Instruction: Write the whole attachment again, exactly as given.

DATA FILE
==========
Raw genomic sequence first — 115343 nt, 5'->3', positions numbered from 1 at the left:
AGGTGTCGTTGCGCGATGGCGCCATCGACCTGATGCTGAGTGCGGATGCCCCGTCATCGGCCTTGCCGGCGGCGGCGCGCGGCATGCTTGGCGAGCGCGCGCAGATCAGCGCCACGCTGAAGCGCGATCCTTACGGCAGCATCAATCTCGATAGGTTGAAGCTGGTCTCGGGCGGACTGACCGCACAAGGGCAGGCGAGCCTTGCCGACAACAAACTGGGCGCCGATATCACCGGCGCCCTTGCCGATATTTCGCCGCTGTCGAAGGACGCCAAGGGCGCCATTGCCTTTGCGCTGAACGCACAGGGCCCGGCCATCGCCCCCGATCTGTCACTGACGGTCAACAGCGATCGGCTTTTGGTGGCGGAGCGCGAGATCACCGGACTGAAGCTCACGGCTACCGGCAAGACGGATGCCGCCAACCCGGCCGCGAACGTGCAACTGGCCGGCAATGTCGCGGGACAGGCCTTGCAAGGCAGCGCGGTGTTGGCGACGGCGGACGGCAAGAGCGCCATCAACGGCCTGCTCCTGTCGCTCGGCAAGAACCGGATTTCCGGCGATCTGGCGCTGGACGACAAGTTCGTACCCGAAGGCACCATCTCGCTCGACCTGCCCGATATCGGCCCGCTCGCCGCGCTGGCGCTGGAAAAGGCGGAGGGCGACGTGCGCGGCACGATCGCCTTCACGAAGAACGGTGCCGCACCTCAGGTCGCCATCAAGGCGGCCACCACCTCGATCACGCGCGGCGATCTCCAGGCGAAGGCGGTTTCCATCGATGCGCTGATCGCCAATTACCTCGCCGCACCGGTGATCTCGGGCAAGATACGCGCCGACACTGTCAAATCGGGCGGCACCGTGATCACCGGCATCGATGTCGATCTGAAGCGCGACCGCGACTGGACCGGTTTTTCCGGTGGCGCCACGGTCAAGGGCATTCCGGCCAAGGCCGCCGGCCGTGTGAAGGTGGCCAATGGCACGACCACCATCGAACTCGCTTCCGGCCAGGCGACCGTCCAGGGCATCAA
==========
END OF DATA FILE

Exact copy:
Raw genomic sequence first — 115343 nt, 5'->3', positions numbered from 1 at the left:
AGGTGTCGTTGCGCGATGGCGCCATCGACCTGATGCTGAGTGCGGATGCCCCGTCATCGGCCTTGCCGGCGGCGGCGCGCGGCATGCTTGGCGAGCGCGCGCAGATCAGCGCCACGCTGAAGCGCGATCCTTACGGCAGCATCAATCTCGATAGGTTGAAGCTGGTCTCGGGCGGACTGACCGCACAAGGGCAGGCGAGCCTTGCCGACAACAAACTGGGCGCCGATATCACCGGCGCCCTTGCCGATATTTCGCCGCTGTCGAAGGACGCCAAGGGCGCCATTGCCTTTGCGCTGAACGCACAGGGCCCGGCCATCGCCCCCGATCTGTCACTGACGGTCAACAGCGATCGGCTTTTGGTGGCGGAGCGCGAGATCACCGGACTGAAGCTCACGGCTACCGGCAAGACGGATGCCGCCAACCCGGCCGCGAACGTGCAACTGGCCGGCAATGTCGCGGGACAGGCCTTGCAAGGCAGCGCGGTGTTGGCGACGGCGGACGGCAAGAGCGCCATCAACGGCCTGCTCCTGTCGCTCGGCAAGAACCGGATTTCCGGCGATCTGGCGCTGGACGACAAGTTCGTACCCGAAGGCACCATCTCGCTCGACCTGCCCGATATCGGCCCGCTCGCCGCGCTGGCGCTGGAAAAGGCGGAGGGCGACGTGCGCGGCACGATCGCCTTCACGAAGAACGGTGCCGCACCTCAGGTCGCCATCAAGGCGGCCACCACCTCGATCACGCGCGGCGATCTCCAGGCGAAGGCGGTTTCCATCGATGCGCTGATCGCCAATTACCTCGCCGCACCGGTGATCTCGGGCAAGATACGCGCCGACACTGTCAAATCGGGCGGCACCGTGATCACCGGCATCGATGTCGATCTGAAGCGCGACCGCGACTGGACCGGTTTTTCCGGTGGCGCCACGGTCAAGGGCATTCCGGCCAAGGCCGCCGGCCGTGTGAAGGTGGCCAATGGCACGACCACCATCGAACTCGCTTCCGGCCAGGCGACCGTCCAGGGCATCAA